Most of us are privy to body shaming in some fashion—whether we've experienced it or witnessed it. Take it from female fitness professionals who are held at an even higher standard: One little "imperfection" in a picture can set fire to a slew of Internet hate.

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When we stumbled across this article by Molly Galbraith, co-founder and owner of Girls Gone Strong , about her new Love Your Body Challenge, we had to share an excerpt. Galbraith has left her extreme figure competitor and powerlifting days behind her, and she's now helping women look and feel their best while falling in love with their bodies.

Below, three female fitness professionals reveal how lighting and angles can make a major difference in photos, proving that even incredibly fit people can have cellulite, stretch marks, and loose skin.

1. Molly Galbraith

I have so many "perceived imperfections," from my belly when I sit down, to my booty full of cellulite, to my stretch marks and loose skin, to my incredibly small eyes. After looking at them through the eyes of a stranger, I've decided that they actually aren't that bad after all.

Molly Galbraith

This is the difference between good lighting and a flattering angle (left) and bad lighting and a horrible angle (top right). Oh, and a little loose skin, stretch mark combo for good measure.

2. Neghar Fonooni

These pictures were taken in the spring of 2015 after spending a few hours at the beach. I took a picture of my abs and then turned around and took a picture of my butt.

Neghar Fonooni

I have great abs—abs that other women probably look at and admire. But in the past, I was so bogged down with feelings of perfectionism and comparison, I chose to disregard this altogether.The truth is, while you might be comparing your abs to mine, I'm probably comparing my legs to yours.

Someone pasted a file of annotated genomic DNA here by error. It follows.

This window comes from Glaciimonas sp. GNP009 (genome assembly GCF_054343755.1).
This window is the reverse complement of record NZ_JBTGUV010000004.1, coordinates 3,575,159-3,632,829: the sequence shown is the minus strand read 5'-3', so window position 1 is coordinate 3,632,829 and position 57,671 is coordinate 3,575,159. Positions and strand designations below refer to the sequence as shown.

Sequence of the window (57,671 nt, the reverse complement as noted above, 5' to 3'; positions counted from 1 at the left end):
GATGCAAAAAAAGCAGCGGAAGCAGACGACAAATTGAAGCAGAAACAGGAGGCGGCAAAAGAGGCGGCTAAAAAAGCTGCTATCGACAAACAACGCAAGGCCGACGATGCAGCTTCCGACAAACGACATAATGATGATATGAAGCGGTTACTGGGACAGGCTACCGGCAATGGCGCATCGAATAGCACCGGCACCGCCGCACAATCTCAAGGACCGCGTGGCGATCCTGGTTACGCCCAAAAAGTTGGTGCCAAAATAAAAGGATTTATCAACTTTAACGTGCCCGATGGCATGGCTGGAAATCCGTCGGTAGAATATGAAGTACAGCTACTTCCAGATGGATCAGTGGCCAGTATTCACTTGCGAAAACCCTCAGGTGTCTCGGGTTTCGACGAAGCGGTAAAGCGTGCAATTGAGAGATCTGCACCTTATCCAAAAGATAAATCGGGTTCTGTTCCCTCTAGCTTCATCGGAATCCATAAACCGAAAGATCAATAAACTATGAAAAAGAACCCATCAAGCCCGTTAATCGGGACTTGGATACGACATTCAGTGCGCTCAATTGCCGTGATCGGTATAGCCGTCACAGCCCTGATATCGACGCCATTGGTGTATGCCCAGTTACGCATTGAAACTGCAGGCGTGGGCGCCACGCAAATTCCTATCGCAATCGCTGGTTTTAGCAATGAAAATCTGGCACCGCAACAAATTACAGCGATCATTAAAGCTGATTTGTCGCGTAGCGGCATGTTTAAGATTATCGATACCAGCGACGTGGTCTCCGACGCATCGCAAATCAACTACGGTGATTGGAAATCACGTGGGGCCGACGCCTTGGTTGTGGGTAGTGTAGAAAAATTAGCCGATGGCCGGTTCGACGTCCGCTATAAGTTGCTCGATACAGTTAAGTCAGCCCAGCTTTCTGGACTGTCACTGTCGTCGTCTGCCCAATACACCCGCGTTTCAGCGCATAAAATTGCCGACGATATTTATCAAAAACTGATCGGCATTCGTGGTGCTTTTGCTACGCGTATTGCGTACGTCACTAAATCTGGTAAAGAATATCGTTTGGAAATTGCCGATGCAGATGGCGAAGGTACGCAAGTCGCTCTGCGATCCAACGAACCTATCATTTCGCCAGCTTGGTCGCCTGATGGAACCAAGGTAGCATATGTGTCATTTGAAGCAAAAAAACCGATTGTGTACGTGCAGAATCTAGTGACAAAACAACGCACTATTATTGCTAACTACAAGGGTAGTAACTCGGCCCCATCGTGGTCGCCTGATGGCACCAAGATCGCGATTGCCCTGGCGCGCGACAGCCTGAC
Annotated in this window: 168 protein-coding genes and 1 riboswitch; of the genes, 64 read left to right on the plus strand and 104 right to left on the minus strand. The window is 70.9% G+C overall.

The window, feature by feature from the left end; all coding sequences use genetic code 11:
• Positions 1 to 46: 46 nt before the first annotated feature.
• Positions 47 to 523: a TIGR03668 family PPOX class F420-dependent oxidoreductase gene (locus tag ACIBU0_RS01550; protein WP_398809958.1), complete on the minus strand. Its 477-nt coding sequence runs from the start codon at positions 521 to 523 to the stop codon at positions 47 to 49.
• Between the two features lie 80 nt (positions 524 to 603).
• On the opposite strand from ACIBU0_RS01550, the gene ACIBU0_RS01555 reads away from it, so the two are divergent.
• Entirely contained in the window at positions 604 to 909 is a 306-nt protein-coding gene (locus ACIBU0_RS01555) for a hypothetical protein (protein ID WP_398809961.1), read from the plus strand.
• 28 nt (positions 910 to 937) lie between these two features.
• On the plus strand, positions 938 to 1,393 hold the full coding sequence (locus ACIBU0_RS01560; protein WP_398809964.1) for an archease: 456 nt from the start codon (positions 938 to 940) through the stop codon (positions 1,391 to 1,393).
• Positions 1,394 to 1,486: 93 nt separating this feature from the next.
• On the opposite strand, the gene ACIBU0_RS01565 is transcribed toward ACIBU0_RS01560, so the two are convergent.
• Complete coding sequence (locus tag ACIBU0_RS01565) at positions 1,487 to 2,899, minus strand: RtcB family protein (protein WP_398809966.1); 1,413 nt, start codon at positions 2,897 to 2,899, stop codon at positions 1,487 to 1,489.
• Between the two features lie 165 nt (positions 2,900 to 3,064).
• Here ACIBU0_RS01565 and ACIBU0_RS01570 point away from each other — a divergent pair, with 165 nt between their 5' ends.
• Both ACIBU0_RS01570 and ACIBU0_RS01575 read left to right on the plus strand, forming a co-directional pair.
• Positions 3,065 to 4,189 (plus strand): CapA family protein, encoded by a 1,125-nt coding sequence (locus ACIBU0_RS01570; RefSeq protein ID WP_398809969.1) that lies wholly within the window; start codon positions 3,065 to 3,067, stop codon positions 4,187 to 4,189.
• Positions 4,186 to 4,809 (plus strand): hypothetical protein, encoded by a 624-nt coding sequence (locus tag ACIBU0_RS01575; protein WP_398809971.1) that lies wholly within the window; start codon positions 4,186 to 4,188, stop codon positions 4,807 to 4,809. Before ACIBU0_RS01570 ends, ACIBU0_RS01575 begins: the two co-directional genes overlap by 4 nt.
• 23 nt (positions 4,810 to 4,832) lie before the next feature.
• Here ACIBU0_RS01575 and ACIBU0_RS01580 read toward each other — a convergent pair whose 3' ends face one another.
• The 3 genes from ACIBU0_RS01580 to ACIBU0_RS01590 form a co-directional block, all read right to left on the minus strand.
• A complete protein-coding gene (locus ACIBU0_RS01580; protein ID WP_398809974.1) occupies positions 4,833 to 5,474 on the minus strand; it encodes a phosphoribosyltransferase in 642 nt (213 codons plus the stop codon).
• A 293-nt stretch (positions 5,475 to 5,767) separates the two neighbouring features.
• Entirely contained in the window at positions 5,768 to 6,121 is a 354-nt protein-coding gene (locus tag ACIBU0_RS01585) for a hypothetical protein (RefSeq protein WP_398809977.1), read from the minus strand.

The thing is, this is my body—not some sort of Mrs. Potato Head that can interchange its pieces. I'm not a Frankenstein monster made up of different parts. I'm a whole person. Yes, there is cellulite. And yes, there are stretch marks. But there are also so many other things to me—I am not my cellulite and stretch marks!

3. Jen Sinkler

Like 90 percent of women, I have cellulite, and I have since I was just a little scrap. I was fit then, I'm fit again now (and a hell of a lot stronger too). But now I dare to wear short shorts (cue that classic Nair jingle). And often.

What changed besides my clothes? My attitude about what I "should" look like.

Jen Sinkler

These two photos were taken the same day, during the same shoot for my apparel line. The light coming through the skylight was a little softer in the one on the left, and it didn't feature the backs of my legs, complete with my cellulite on blast. Plus, it was right before the launch of my e-book on conditioning, Lift Weights Faster.

Would it hurt sales, I wondered?

But then, hot on the heels of that thought, came a resounding "F*** IT." Because my responsibility as a woman who works in the fitness industry to demonstrate that you can be fit and pitted drowned out any reservations.

To learn more about the Love Your Body Challenge and read the full article by Molly Galbraith, click here.

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